Using this model of suicide risk assessment, Anita clearly demonstrated an acute-on-chronic risk for suicide, as indicated by high levels of hopelessness, recent alcohol(Drug information on alcohol) and drug abuse, recent discharge from hospital, several recent negative life events, and a perception that her support system had given up on her. If the patient is at an elevated risk, the next question is whether hospitalization will be helpful or harmful. When considering this question for Anita, we suggest that you consider some common myths about admitting the patient with BPD.
Myth 1: Hospitalization is never useful for patients with borderline personality disorder. Hospitalizations and multiple service contacts are part of the expected course of this disorder (Bender et al., 2001; Zanarini et al., 2004). It would be fallacious to argue that patients with BPD should never be hospitalized. There is little empirical evidence about whether hospitalization prevents suicide for these or any other patients at risk, and such tenets are difficult to prove primarily because suicide is a rare outcome.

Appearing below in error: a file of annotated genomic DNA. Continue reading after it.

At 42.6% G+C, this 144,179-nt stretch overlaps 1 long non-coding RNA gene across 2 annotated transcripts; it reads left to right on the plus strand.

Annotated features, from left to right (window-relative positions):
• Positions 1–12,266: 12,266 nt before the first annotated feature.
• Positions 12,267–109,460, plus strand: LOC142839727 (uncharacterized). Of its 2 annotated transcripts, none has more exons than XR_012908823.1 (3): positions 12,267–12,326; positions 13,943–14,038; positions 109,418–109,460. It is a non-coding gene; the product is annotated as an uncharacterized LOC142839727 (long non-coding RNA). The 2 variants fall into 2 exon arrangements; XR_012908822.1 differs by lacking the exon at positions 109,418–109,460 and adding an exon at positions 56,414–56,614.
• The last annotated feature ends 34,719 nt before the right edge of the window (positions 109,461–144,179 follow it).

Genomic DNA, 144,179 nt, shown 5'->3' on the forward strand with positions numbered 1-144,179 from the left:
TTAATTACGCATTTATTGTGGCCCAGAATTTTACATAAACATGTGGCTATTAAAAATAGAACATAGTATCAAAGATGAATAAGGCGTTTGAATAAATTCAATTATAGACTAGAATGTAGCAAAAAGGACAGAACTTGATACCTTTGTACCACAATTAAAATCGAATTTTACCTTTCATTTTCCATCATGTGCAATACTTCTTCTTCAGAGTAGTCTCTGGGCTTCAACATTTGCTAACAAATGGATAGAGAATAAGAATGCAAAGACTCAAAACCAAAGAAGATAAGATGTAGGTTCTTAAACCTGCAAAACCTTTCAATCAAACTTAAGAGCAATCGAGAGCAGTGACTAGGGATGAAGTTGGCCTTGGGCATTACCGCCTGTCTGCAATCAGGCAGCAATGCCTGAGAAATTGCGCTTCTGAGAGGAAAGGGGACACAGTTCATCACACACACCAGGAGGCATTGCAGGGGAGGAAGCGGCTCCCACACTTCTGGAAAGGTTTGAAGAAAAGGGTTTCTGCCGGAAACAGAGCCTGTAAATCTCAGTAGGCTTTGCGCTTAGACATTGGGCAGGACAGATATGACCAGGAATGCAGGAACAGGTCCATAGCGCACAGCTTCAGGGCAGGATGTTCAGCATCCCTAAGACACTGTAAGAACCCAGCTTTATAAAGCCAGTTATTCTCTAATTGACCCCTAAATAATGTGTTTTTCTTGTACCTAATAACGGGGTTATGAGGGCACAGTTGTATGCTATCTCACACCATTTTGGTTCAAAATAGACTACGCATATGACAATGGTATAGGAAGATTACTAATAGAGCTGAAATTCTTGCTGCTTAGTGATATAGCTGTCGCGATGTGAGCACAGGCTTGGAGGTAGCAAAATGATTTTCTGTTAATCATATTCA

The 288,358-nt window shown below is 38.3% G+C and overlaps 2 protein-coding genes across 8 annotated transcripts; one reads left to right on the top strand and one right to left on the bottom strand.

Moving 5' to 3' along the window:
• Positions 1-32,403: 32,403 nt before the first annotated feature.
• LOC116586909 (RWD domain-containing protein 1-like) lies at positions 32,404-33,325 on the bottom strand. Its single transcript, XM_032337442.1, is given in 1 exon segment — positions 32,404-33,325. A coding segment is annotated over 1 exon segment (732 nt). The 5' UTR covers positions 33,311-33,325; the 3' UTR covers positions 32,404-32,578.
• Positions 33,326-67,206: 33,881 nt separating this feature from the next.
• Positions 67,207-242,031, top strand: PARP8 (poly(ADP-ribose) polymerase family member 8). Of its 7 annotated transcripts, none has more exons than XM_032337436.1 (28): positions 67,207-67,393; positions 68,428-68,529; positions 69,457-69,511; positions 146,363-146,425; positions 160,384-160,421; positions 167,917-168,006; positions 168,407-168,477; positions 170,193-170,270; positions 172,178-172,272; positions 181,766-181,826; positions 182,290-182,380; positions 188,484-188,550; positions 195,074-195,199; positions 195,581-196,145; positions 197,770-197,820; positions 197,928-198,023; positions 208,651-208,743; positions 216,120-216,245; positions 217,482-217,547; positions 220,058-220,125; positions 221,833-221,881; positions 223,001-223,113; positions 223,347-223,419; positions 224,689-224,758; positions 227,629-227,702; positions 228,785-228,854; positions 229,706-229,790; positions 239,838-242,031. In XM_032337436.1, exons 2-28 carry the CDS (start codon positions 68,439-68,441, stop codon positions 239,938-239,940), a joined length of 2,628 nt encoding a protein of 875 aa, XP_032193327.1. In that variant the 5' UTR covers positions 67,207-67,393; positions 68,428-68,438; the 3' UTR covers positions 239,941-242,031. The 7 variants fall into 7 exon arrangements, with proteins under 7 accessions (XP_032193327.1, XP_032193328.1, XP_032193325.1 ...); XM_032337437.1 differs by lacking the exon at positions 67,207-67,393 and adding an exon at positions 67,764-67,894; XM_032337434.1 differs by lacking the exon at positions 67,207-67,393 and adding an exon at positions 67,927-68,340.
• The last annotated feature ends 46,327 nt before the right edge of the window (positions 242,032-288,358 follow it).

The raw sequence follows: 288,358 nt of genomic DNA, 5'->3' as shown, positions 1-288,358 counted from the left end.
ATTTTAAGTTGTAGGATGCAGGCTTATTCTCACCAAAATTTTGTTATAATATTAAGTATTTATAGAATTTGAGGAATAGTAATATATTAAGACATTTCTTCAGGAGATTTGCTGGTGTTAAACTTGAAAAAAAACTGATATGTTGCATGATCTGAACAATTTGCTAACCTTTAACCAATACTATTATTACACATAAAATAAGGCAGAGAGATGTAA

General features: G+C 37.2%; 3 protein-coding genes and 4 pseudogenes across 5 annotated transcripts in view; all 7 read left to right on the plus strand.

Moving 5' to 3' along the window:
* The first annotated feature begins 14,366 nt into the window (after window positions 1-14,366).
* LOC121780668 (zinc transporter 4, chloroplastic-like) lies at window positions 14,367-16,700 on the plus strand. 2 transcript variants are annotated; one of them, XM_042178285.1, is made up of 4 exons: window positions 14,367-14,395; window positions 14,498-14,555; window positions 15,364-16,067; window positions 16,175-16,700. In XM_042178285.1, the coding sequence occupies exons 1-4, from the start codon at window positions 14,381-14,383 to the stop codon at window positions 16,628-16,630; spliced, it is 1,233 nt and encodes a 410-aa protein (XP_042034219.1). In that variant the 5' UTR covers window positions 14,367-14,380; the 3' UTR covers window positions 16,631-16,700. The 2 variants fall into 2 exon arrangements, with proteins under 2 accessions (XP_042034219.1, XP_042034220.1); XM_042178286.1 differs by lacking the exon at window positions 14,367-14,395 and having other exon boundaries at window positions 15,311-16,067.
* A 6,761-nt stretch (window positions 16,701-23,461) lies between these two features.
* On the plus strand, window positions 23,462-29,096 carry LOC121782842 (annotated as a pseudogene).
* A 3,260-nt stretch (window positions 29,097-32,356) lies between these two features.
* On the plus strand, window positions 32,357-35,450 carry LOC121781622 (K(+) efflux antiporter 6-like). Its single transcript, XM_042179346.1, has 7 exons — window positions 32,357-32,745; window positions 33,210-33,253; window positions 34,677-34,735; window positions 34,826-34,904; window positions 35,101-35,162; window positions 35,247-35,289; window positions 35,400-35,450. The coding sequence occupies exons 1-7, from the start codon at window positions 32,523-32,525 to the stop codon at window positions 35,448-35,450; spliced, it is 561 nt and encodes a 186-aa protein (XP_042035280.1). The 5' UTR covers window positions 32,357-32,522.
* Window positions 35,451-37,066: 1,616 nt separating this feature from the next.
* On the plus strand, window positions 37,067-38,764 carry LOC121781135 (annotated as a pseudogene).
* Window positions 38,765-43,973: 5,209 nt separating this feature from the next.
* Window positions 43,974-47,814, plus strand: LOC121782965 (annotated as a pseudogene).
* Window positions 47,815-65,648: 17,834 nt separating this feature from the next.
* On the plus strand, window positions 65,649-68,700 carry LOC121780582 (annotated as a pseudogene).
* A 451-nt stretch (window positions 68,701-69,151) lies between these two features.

Myth 2: Patients with BPD will regress during their inpatient stay. With the reality of only brief hospitalizations, patients who show disruptive and unsafe behaviors, including self-harm behaviors, during an inpatient stay are likely continuing in a long-standing pattern of impulsive aggressiveness rather than regressing to behaviors not typical of their repertoire (Boggild et al., 2004). Patients with few external sources of support or those without housing are at increased risk for disruptive behavior during a hospitalization (Boggild et al., 2004). Patients with BPD may be disruptive and demonstrate unsafe behavior during a hospitalization. However, being disruptive does not necessarily mean that these patients have not derived benefit from their inpatient stay. Discussions of personal safety as a mutual responsibility for the patient, other patients and staff should be an integral part of therapy, both in and out of the hospital.
Myth 3: The patient's crisis has to do with their doctor being "fed up" with them. Countertransferential and transferential problems are characteristic of therapy, and it is to be expected that such issues will lead to crises and presentations to the emergency department. Crisis services and hospital inpatient services can have an important and sometimes life-saving role in resolving or attenuating these crises.
Anita was admitted to the hospital for a few days. Rather than perceiving her admission as a therapeutic setback, we noted that this presentation was one of the only times she had presented without first cutting herself deeply. Her story is continuing, but she is alive and still insisting on our help and understanding.